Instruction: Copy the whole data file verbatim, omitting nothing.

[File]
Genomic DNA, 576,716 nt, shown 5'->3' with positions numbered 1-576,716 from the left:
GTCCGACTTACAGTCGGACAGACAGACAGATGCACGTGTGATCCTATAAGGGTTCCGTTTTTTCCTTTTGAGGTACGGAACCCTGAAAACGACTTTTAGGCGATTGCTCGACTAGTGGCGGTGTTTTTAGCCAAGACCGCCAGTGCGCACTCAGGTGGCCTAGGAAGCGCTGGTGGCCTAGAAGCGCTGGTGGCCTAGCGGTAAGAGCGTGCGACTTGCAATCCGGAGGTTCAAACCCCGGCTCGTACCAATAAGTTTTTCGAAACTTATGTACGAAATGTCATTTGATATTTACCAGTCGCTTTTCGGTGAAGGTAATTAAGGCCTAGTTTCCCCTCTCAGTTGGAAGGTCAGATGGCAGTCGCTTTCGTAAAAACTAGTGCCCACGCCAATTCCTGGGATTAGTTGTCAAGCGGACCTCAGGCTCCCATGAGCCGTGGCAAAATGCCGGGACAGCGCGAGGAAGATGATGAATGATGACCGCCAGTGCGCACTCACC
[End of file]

Genomic DNA, 576,716 nt, shown 5'->3' with positions numbered 1-576,716 from the left:
GTCCGACTTACAGTCGGACAGACAGACAGATGCACGTGTGATCCTATAAGGGTTCCGTTTTTTCCTTTTGAGGTACGGAACCCTGAAAACGACTTTTAGGCGATTGCTCGACTAGTGGCGGTGTTTTTAGCCAAGACCGCCAGTGCGCACTCAGGTGGCCTAGGAAGCGCTGGTGGCCTAGAAGCGCTGGTGGCCTAGCGGTAAGAGCGTGCGACTTGCAATCCGGAGGTTCAAACCCCGGCTCGTACCAATAAGTTTTTCGAAACTTATGTACGAAATGTCATTTGATATTTACCAGTCGCTTTTCGGTGAAGGTAATTAAGGCCTAGTTTCCCCTCTCAGTTGGAAGGTCAGATGGCAGTCGCTTTCGTAAAAACTAGTGCCCACGCCAATTCCTGGGATTAGTTGTCAAGCGGACCTCAGGCTCCCATGAGCCGTGGCAAAATGCCGGGACAGCGCGAGGAAGATGATGAATGATGACCGCCAGTGCGCACTCACC